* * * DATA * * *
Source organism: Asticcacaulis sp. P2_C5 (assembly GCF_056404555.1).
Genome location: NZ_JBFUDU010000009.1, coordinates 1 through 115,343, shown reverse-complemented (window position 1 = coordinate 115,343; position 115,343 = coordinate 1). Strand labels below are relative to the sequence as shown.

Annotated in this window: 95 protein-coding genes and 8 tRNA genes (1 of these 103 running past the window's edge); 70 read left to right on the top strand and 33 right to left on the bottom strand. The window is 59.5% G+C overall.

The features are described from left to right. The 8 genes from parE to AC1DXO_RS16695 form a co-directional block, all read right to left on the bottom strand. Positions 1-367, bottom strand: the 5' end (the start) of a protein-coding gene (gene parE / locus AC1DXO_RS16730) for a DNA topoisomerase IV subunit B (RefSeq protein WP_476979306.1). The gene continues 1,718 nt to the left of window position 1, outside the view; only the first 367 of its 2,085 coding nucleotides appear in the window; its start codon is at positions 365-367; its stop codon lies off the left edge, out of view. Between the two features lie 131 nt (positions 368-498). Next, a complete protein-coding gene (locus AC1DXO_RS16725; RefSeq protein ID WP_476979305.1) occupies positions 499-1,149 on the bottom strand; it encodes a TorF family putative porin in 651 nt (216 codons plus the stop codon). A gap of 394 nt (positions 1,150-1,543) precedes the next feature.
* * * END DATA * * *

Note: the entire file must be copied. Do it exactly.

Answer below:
Source organism: Asticcacaulis sp. P2_C5 (assembly GCF_056404555.1).
Genome location: NZ_JBFUDU010000009.1, coordinates 1 through 115,343, shown reverse-complemented (window position 1 = coordinate 115,343; position 115,343 = coordinate 1). Strand labels below are relative to the sequence as shown.

Annotated in this window: 95 protein-coding genes and 8 tRNA genes (1 of these 103 running past the window's edge); 70 read left to right on the top strand and 33 right to left on the bottom strand. The window is 59.5% G+C overall.

The features are described from left to right. The 8 genes from parE to AC1DXO_RS16695 form a co-directional block, all read right to left on the bottom strand. Positions 1-367, bottom strand: the 5' end (the start) of a protein-coding gene (gene parE / locus AC1DXO_RS16730) for a DNA topoisomerase IV subunit B (RefSeq protein WP_476979306.1). The gene continues 1,718 nt to the left of window position 1, outside the view; only the first 367 of its 2,085 coding nucleotides appear in the window; its start codon is at positions 365-367; its stop codon lies off the left edge, out of view. Between the two features lie 131 nt (positions 368-498). Next, a complete protein-coding gene (locus AC1DXO_RS16725; RefSeq protein ID WP_476979305.1) occupies positions 499-1,149 on the bottom strand; it encodes a TorF family putative porin in 651 nt (216 codons plus the stop codon). A gap of 394 nt (positions 1,150-1,543) precedes the next feature.